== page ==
world as part of us. Our method of expression therefore has to be a dialect which will someday prove to be
distinctive and colorful as the Irish or the American. Time alone will justify this. A careful study of the views of Achebe and Rao in the above excerpts will reveal that the two writers, among others who express opinions on creativity in English by
African writers, provide a vision for what Kachru (1992, 1994) terms “world Englishes”, such a vision recognizes local identities in style, in culture and in peculiar linguistic experimentation and even commendation. Achebe uses a passage from Arrow of God to illustrate this kind of English thus: The world is changing. I do not like it. But I am like a bird Eneketaoba, when his friends asked him why he was
always on the wing, he replied, “men of today have learnt to shoot without missing, so I have learnt to fly without perching.” I want one of my sons to join these people and be my eyes there… the world is like a mask dancing. If you want to see it well you do not stand at one place. My spirit tells me that those who do not befriend the white men today will be saying had we known tomorrow. The discourse above is in English, but shows a lot of Igbo thought processing images, and symbols that make the text identify with its setting. This is the kind of speech that befits the character in question given his native background. Achebe goes ahead to give a standard equivalent of this as follows: I am sending you as my representative among these people just to be on the safe side in case the new religion develops. One has to move with the times or else one is left behind. I have a hunch that those who fail to come to terms with the white men may well regret their lack of foresight. These two excerpts have the same material. The only difference is that, the former “… is meant to represent the kind of local speech patterning expected of the character in question,” while the latter is a “falsification of the local experience Achebe wants to describe as it strives to meet the international standard of literary norm” (Jibrin 2005:78). Hence, the latter is in the author narrator’s voice, while the first is not. This means that variation exists at two different levels in the text. It is this vision that led to an explosion of interest in “World Englishes” or what Gnutzman (1999:157) refers to as “Global English.” Global English refers to the uses of English worldwide. Crystal (1997) remarks that when a language develops a special role, which is recognized in every country, that language has genuinely achieved a global status. This, no doubt, is the status of English in the world today. From the foregoing, the enormity of the linguistic task of Nigerian writers of fiction can be seen. Their task transcends mastering the language. It as well involves being able to adapt the language to their environment in order that they can express their peculiar experiences in it. In other words, the user of the ‘global’ or world English should enjoy the freedom of shaping English to reflect his cultural experiences. This does not amount to liberalization of correct usage, nor does it encourage incompetence in English use (Igboanusi 2002:19). It is rather aimed at bringing newness into the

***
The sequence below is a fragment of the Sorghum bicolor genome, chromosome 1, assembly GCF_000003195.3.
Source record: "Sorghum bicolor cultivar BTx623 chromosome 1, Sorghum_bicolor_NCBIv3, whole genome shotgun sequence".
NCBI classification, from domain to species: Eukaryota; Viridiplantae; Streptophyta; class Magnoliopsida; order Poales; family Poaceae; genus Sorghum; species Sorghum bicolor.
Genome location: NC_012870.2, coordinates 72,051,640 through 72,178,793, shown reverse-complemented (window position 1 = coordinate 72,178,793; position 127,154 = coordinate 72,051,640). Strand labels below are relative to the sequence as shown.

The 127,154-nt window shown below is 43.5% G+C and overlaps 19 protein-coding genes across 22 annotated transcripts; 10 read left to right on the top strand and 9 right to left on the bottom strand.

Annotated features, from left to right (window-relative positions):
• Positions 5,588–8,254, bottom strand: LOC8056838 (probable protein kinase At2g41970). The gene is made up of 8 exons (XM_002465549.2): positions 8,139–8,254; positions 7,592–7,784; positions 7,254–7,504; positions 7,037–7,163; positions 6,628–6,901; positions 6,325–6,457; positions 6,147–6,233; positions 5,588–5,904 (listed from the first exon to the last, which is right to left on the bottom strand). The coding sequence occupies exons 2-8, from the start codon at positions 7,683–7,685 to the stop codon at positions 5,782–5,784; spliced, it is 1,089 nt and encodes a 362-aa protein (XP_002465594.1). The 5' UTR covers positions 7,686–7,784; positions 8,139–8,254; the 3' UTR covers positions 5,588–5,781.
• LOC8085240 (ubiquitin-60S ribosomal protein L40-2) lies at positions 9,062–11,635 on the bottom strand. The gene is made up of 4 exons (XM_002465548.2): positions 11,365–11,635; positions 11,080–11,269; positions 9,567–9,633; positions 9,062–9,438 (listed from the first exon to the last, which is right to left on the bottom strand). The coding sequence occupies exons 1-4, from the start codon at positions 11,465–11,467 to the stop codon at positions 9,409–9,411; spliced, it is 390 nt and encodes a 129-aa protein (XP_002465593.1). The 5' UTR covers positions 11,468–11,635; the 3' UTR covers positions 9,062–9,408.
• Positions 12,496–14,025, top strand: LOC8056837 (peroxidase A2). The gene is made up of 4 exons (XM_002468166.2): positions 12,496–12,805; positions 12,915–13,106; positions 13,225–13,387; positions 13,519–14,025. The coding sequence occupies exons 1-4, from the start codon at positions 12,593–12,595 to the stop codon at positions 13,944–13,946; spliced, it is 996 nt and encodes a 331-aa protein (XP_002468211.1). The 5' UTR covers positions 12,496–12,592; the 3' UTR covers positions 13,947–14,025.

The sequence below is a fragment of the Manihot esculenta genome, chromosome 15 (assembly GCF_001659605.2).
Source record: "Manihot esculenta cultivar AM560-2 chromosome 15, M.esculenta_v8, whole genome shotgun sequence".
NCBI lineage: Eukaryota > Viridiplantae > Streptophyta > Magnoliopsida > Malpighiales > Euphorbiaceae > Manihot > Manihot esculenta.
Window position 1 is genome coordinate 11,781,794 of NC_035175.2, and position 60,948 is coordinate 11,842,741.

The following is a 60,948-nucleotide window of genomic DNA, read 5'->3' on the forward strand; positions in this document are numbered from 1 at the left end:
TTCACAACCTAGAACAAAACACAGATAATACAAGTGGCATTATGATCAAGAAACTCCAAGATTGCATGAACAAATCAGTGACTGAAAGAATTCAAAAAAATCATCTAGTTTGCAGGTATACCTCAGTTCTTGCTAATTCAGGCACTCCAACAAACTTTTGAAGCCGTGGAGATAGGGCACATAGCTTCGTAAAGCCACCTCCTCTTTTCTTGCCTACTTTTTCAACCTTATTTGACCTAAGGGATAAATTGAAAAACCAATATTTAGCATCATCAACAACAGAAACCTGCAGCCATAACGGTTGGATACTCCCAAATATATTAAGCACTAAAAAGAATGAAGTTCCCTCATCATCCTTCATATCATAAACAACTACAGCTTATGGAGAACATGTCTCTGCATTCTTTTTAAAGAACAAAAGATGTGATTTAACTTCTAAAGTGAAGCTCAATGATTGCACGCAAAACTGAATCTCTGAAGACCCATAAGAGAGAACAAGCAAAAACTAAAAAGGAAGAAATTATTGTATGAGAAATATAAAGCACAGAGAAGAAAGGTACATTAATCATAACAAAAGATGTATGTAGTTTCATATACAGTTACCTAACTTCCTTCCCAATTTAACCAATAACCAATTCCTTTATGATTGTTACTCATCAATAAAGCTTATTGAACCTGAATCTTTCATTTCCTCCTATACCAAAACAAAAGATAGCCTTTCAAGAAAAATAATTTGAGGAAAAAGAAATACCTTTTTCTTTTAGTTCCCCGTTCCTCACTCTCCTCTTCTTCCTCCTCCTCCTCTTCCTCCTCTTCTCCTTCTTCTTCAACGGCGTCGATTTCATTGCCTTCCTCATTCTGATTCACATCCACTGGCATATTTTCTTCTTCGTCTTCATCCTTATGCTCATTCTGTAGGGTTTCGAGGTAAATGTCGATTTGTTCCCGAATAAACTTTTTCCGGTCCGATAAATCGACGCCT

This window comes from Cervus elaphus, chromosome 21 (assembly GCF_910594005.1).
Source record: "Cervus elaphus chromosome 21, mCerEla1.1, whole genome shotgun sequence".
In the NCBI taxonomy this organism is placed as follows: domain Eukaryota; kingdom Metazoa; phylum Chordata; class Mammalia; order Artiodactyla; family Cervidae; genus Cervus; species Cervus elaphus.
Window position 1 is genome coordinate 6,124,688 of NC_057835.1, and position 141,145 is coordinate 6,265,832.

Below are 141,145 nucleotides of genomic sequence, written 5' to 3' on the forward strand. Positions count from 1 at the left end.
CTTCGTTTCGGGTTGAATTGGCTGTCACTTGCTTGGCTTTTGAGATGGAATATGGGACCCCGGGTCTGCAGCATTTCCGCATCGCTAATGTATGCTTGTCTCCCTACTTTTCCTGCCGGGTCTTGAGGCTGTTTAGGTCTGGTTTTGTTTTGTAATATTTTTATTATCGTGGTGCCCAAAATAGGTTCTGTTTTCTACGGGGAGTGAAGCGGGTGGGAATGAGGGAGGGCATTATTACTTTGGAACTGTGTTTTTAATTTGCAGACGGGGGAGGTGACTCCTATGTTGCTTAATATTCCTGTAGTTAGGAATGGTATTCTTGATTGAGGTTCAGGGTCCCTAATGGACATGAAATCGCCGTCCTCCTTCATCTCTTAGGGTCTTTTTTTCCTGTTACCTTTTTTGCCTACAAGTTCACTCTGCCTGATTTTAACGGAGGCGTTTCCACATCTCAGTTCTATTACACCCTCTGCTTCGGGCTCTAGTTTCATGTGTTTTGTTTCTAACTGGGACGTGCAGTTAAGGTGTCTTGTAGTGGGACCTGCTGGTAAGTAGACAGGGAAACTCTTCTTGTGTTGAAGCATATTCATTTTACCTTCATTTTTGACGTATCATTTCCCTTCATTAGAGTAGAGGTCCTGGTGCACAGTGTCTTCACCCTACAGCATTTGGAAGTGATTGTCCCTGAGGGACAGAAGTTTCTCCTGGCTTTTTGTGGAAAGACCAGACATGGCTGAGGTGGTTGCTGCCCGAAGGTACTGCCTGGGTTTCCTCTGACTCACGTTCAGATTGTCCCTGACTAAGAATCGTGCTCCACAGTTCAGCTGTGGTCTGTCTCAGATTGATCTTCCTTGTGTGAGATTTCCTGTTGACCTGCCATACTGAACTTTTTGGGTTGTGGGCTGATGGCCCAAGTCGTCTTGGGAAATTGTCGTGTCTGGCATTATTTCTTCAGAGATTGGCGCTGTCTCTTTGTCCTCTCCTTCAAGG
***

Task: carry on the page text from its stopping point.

linguistic world (Link 1991:128).

1.2 Statement of the Problem
Given the complex sociolinguistic situation of Nigeria, the English language hasplayed and has been playing a lot of roles that most Nigerian languages cannot play. Using Hansfort, A. et al (1976), Jibril (1986) and Bamgbose (1991)’s estimations there
are more than four hundred indigenous languages, in addition to the exo-normative languages – English, French and Arabic (even though Arabic can as well be classified among indigenous languages because of its native speakers in some parts of Nigeria).
This makes inter-ethnic relation very difficult without a lingua franca and this has helped the position of English in Nigeria. Just the same way that Nigerians have exploited the use of English for inter-ethnic relations, a situation that would have been impossible if a language such as English were not available, they have as well exploited the language in fiction. How ever one is not unaware of the fact that a cross section of Nigerians feels that the amalgamation of the Southern and the Northern protectorates in 1914 was the worst thing that has ever happened to the people in the identifiable area known today as Nigeria, (see Osundare1995). It was like bringing together too giant opposites which has led to lack of unity, hence the sermonic ‘unity in diversity’ that has been preached across the country. The fact that English is the language bequeathed to Nigerians by these same people (the colonialists) further exacerbated the matter. In spite of the resultant negative feelings and attitudes to English in Nigeria, we cannot deny that English has played some roles. The fact is that we can not be so beclouded by the negative aspect of the language to the level that we will not appreciate the good sides of it. This, Achebe (1977) explains thus: Those of us who inherited the English Language may not be in the position to appreciate the value of the inheritance. Or we may go on resenting it because it came as part of a package deal which included many other items of doubtful value and the positive atrocity of racial arrogance and prejudice which may yet set the world on fire. But let us